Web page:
LOUISVILLE, Colo., Jan. 5 /PRNewswire/ -- The European Resuscitation Council (ERC) and Elsevier's journal Resuscitation chose a randomized controlled study demonstrating a trend toward faster cooling and better control with Medivance's Arctic Sun® Temperature Management System as its featured "Article of the Month." The article chosen for December 2009 and published in the January 2010 edition is entitled, "A randomized controlled trial comparing the Arctic Sun to standard cooling for induction of hypothermia after cardiac arrest."
The study was conducted at five hospitals in the U.S. in 2004-2007 that were among the first to implement the joint AHA/ERC guidelines for the treatment of comatose patients after cardiac arrest. Sixty-four patients were enrolled in the study and treated with post arrest cooling; approximately half with standard methods supplemented with ice and the other half with the Arctic Sun Temperature Management System alone.
"The article is a good source of information about the issues and challenges often encountered by hospitals that are just beginning the process of implementing a cooling program for post arrest patients," said Dr. Kennon Heard, principal investigator and Associate Professor of Surgery and Medicine at the University of Colorado School of Medicine. "Despite the steep learning curve associated with new cooling procedures and the small sample size of the study, the Arctic Sun was easy to use and showed a trend of faster cooling and more precise temperature control than cooling blankets supplemented with ice."
In addition, although the study was not powered for clinical outcomes, the high proportion of patients with good neurological outcomes (CPC 1 or 2) is similar to or better than other studies of controlled hypothermia," he added.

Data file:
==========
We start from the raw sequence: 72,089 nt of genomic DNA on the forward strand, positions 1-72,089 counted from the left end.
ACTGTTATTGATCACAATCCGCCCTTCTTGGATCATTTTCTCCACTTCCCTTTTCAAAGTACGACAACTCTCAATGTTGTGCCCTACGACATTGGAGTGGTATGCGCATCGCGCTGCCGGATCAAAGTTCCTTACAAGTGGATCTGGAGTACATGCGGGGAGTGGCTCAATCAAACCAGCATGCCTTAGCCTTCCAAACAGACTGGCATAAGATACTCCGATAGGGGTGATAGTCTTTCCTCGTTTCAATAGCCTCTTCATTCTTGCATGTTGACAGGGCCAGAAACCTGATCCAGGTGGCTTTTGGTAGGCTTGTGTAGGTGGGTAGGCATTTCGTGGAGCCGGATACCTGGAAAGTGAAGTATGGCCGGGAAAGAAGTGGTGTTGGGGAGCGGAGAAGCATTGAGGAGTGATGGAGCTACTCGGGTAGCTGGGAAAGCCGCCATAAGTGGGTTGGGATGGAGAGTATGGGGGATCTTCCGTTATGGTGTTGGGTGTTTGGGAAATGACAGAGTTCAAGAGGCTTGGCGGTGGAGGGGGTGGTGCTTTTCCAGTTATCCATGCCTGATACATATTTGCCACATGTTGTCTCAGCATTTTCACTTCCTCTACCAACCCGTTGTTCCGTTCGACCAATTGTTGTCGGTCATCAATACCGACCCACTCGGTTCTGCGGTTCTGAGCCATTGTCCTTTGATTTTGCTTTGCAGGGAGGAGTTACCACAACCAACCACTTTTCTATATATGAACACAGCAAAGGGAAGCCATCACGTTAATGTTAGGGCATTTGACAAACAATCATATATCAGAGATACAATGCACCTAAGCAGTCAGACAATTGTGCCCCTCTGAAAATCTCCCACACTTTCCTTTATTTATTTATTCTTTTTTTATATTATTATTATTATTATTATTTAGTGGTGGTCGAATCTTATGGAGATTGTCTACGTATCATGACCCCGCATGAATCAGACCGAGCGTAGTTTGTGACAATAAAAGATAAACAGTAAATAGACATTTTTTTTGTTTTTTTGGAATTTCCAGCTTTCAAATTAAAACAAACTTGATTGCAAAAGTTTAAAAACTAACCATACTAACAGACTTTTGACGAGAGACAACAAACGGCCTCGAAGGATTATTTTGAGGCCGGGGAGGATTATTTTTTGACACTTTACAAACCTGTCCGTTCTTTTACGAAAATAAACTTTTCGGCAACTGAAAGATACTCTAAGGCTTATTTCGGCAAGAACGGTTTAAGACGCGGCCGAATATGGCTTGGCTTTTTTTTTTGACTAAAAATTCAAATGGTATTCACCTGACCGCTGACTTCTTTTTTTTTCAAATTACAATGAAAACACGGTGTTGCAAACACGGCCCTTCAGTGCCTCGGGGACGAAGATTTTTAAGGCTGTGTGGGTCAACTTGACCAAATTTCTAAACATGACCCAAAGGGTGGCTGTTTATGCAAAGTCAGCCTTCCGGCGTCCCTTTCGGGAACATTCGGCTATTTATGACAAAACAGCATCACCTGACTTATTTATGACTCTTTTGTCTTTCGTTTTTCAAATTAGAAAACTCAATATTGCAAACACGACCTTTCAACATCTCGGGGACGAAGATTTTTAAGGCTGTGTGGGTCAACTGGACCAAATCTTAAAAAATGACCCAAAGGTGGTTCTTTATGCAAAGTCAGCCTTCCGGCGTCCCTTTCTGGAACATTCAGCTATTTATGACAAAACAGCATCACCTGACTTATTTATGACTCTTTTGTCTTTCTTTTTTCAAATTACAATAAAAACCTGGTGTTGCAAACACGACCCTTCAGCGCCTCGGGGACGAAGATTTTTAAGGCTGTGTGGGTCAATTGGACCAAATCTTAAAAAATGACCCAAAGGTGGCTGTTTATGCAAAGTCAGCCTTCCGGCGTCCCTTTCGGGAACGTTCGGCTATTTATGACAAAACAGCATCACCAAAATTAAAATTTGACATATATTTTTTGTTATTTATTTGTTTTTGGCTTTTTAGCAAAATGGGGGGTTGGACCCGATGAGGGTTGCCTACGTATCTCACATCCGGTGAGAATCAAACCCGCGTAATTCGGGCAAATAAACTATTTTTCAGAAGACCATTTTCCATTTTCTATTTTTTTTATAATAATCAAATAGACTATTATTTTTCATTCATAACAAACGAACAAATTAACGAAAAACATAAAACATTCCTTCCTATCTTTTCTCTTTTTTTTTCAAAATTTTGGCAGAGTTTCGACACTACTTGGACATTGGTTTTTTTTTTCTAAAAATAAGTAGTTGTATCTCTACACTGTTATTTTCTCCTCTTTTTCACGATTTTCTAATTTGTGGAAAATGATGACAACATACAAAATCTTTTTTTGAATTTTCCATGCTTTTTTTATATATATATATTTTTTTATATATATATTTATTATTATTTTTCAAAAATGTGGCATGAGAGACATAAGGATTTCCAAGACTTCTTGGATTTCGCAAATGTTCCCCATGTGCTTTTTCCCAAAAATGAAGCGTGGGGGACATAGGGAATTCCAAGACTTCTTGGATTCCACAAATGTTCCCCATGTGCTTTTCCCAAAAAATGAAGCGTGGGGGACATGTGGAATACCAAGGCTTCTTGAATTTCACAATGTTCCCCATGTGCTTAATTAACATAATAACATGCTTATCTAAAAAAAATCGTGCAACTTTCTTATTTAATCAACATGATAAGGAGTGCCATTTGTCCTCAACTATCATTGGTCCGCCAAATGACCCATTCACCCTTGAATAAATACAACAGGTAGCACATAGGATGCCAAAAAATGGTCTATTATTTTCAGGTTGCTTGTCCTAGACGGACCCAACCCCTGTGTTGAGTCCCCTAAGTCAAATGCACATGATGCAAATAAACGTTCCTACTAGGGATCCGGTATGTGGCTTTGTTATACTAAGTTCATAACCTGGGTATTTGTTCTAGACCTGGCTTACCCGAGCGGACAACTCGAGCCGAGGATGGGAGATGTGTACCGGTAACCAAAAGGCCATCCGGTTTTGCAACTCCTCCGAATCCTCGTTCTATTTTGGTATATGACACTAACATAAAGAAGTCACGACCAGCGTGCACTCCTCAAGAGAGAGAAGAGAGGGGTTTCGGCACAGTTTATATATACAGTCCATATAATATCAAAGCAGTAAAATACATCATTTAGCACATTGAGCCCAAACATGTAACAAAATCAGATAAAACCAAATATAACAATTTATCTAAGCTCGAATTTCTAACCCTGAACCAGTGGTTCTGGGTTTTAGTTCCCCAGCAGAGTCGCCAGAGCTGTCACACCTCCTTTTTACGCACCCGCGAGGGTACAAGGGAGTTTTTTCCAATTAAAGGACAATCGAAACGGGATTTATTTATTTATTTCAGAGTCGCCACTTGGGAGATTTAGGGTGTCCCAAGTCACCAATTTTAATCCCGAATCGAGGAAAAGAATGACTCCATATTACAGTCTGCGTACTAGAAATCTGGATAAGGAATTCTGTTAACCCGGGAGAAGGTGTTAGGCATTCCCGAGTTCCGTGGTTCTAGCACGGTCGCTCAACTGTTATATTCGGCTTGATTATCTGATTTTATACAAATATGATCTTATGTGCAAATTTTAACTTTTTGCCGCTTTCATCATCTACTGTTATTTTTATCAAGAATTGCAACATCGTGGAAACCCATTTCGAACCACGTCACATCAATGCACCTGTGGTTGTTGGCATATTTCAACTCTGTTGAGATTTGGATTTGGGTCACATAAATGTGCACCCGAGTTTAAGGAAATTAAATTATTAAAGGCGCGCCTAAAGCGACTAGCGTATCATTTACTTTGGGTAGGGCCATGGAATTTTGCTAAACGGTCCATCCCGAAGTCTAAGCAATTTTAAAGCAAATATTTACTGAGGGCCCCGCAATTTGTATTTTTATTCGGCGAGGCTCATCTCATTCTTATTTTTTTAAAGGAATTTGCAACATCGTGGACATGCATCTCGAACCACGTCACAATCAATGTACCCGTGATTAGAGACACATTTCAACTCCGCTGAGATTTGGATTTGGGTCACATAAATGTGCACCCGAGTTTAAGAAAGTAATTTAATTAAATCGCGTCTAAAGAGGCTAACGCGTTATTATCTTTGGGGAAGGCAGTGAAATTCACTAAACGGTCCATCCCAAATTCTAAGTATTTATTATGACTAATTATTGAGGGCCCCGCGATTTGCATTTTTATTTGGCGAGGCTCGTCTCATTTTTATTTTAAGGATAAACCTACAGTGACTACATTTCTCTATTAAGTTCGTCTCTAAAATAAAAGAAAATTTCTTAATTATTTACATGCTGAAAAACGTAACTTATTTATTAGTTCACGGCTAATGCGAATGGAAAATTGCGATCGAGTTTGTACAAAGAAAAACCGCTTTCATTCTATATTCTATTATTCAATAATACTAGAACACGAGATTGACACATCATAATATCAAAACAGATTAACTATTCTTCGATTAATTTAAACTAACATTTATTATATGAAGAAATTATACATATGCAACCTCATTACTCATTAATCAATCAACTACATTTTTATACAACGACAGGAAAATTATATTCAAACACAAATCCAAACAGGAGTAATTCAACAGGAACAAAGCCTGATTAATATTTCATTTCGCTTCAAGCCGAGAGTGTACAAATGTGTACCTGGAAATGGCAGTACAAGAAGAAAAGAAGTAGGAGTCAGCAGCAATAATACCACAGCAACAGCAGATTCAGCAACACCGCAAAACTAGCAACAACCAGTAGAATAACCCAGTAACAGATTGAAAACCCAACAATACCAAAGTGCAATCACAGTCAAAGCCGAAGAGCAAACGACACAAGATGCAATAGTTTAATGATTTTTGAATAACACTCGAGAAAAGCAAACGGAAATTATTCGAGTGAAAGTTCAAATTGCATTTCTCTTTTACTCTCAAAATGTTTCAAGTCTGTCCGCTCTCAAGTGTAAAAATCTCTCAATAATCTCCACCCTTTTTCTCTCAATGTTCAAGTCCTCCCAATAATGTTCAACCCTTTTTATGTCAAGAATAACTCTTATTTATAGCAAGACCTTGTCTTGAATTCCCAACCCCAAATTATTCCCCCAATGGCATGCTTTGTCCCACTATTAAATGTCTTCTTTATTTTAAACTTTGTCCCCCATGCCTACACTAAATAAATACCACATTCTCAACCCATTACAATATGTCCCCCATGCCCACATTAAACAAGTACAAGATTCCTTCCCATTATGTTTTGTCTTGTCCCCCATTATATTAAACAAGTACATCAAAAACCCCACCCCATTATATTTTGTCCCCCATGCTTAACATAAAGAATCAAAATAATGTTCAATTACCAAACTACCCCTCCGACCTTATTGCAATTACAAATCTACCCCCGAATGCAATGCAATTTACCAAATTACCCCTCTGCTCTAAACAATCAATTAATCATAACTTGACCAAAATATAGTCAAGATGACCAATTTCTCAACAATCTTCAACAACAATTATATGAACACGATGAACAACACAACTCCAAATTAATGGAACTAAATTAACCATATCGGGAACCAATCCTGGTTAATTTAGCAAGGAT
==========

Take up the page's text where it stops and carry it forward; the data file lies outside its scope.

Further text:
"It is an honor for this study conducted with the Arctic Sun to be featured by the journal Resuscitation," stated Robert Kline, President and CEO of Medivance. "At the time the study was undertaken, Targeted Temperature Management(TM) was not as widely implemented as today and the lessons learned provide a good starting point for hospitals looking to start or improve their own cooling programs."
Cooling a standard of care
Since 2005, when the American Heart Association (AHA) issued recommendations and guidelines for inducing mild hypothermia in comatose survivors of cardiac arrest, adoption of therapeutic cooling has been on the rise. A rapidly growing body of medical literature suggests it may also reduce damage resulting from refractory fevers and other critical illnesses such as stroke and traumatic brain injury.
The noninvasive Arctic Sun Temperature Management System precisely monitors and maintains core body temperature in a therapeutic range, between 32 degrees and 38.5 degrees Celsius (approximately 89.6 degrees to 101.3 degrees Fahrenheit) with the potential to minimize damage to the heart and brain. The patented design of the Arctic Sun and ArcticGel(TM) Pads enables the transfer of up to five times more thermal energy than conventional products such as water blankets, wraps or ice packs, resulting in more efficient temperature management. The system's precision also enables the slow rewarming thought to be critical for therapeutic benefit. The Arctic Sun has received 510(k) FDA clearance in the U.S., the European Union's CE Mark, and marketing approval in Japan and other global markets. Medivance develops and manufacturers proprietary Targeted Temperature Management solutions.